For a long time, public relations was synonymous with media relations, with some analyst relations, awards and speaking engagements on the side if you were really comprehensive. But media relations — the coveted front page of
The New York Times,
the Good Morning America segment, or that exclusive profile in TechCrunch — was the reason companies hired PR firms.
Why did media relations always come first? It was the most effective way to build awareness and credibility, and it still is. The catch is that the lifecycle of a news story is not what it once was. The media landscape is crowded. There’s been a 106% increase in news stories in the last 10 years and there are no signs of this slowing down.
People are inundated with polarizing information, and its impact has caused them to tune out and shut down. Brand trust is at stake and can be lost with a single tweet. In 2018, we saw more clients in crisis than ever before — from the #MeToo movement to data breaches.
With all of this playing in the noisy background, earned, owned and paid media continue to blur, making it even harder for average consumers to distinguish real news from clickbait headlines. This blurring is also leading to mass confusion and indecision about what the right media mix should be for all types of organizations that are trying to reach their audiences.
The job of PR today is the same as it’s always been: build mutually beneficial relationships between organizations and their audiences. However, the tactics must change to address this new reality.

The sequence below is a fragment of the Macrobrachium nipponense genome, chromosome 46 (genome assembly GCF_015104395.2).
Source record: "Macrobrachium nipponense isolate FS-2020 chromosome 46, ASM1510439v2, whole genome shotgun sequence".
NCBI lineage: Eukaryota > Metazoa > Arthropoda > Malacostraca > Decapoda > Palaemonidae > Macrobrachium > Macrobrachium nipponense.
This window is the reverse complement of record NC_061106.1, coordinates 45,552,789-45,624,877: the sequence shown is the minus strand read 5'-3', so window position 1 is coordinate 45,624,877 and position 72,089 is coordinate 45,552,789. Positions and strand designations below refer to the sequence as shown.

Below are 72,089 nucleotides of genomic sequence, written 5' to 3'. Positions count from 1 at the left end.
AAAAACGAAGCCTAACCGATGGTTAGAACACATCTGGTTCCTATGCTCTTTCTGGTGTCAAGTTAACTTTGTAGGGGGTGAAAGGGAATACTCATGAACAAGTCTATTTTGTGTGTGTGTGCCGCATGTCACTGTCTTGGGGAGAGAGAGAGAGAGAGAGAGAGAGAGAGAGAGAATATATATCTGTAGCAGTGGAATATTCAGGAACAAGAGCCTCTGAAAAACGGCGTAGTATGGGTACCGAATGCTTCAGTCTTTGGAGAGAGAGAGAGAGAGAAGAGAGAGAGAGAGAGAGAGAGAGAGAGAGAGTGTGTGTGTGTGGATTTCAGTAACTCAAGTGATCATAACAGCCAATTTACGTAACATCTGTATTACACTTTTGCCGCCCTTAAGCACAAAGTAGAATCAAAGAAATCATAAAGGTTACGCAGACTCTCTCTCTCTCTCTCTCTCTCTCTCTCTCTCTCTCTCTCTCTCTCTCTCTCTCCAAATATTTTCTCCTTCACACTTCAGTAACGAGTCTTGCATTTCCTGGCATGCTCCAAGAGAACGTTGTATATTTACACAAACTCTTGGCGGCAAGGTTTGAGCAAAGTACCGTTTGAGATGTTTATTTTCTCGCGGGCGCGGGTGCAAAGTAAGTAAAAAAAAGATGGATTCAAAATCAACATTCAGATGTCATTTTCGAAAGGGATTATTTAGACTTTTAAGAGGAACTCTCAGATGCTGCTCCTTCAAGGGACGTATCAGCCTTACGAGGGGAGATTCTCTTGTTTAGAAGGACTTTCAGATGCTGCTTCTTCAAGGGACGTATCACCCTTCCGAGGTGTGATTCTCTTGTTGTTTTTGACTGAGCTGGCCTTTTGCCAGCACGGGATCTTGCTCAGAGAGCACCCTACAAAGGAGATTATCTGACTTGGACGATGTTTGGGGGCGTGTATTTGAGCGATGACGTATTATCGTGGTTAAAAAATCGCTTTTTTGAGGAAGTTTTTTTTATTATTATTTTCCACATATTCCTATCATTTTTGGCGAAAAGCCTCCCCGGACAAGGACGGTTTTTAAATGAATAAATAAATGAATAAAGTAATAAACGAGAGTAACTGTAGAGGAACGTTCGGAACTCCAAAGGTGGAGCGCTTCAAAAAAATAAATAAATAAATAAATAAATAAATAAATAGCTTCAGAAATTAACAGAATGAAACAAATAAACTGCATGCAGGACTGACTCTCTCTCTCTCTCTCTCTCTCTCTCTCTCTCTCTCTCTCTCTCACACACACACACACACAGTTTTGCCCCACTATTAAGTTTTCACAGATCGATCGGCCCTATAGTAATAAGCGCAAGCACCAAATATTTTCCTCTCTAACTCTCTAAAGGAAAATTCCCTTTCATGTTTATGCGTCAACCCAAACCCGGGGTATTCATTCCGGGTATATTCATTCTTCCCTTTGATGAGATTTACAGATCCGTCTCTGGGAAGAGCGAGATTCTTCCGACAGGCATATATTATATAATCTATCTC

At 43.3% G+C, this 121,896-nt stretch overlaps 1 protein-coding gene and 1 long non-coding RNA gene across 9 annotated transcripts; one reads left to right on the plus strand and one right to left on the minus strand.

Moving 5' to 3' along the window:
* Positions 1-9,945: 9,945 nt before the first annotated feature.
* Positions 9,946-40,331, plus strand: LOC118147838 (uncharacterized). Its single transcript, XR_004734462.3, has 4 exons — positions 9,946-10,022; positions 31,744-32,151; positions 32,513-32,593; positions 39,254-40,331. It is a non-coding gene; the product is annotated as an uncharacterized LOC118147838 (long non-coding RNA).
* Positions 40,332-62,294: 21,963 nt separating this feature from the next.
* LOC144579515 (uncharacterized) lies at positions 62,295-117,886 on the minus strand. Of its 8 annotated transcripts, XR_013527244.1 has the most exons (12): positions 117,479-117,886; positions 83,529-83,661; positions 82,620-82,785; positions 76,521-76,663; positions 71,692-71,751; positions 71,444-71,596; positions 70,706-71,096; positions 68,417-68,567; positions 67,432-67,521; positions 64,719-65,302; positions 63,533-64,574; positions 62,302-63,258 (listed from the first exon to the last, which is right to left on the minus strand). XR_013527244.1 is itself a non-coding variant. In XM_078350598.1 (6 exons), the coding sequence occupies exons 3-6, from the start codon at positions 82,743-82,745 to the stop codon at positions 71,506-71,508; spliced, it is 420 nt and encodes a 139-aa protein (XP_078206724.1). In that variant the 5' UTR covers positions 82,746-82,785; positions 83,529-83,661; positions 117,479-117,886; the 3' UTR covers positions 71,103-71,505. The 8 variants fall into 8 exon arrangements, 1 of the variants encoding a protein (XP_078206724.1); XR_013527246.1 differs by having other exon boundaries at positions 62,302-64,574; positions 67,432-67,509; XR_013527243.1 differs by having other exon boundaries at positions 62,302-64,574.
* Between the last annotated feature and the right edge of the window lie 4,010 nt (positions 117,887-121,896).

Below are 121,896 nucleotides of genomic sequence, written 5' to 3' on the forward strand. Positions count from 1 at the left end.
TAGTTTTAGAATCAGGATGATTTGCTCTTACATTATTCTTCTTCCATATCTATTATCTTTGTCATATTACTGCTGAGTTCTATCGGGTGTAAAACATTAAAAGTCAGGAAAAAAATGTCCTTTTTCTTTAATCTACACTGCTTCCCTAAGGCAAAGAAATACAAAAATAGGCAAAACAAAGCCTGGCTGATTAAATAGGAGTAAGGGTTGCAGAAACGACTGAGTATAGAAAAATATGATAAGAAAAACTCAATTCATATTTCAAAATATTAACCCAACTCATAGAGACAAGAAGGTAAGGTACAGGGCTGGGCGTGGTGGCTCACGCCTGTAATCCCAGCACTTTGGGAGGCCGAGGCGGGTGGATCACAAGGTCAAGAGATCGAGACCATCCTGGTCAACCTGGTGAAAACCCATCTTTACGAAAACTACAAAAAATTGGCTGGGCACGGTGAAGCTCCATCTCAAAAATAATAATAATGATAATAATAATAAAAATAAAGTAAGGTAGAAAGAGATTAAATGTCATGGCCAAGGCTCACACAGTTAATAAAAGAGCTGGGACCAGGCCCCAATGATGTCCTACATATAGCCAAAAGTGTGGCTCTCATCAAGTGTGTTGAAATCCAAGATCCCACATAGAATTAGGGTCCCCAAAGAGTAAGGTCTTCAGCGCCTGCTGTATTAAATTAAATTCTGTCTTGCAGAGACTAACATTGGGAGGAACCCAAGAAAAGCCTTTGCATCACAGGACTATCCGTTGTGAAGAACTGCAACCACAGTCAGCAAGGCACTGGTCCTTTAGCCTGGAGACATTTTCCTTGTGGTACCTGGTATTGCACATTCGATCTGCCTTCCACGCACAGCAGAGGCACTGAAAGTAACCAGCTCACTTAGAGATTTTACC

Intent is redefining the marketing funnel. The buyer’s journey, once a neat funnel that started with awareness and flowed through to consideration and purchase, is now more of a constellation: a scattered series of moments or touch points where you have the opportunity to educate, increase awareness and even inspire someone to take an action.
So how do we make public relations more effective? We move beyond the idea that media relations alone will drive leads. We need to make your content — all of your content — more discoverable. Before, you would take your message to the right audiences. Now, your audience can find you with a simple Google search, assuming you use the correct keywords.
Effective PR is comprised of a series of levers we can pull to deliver the right message to the right audience at hundreds of the right times and places. Traditional PR activities like media relations won’t succeed without integrating them with visual design, paid amplification, influencer support, SEO best practices and other digital marketing tactics.
This is the only way to create a meaningful and measurable program. Investments without a clear, undisputed impact on the company’s bottom line are the first to be cut. And while earned media remains the most trusted and critical endorsement of a product or service, it’s harder than ever to secure, evaporates quickly and is more challenging to measure than channels with clearer inputs and outcomes like paid search or social media.
This shift has put increased pressure on PR programs to drive traffic, leads and sales similar to marketing campaigns. While certainly possible, it requires a shift in mindset and approach in order to design and execute campaigns that cut through the clutter and have measurable impacts.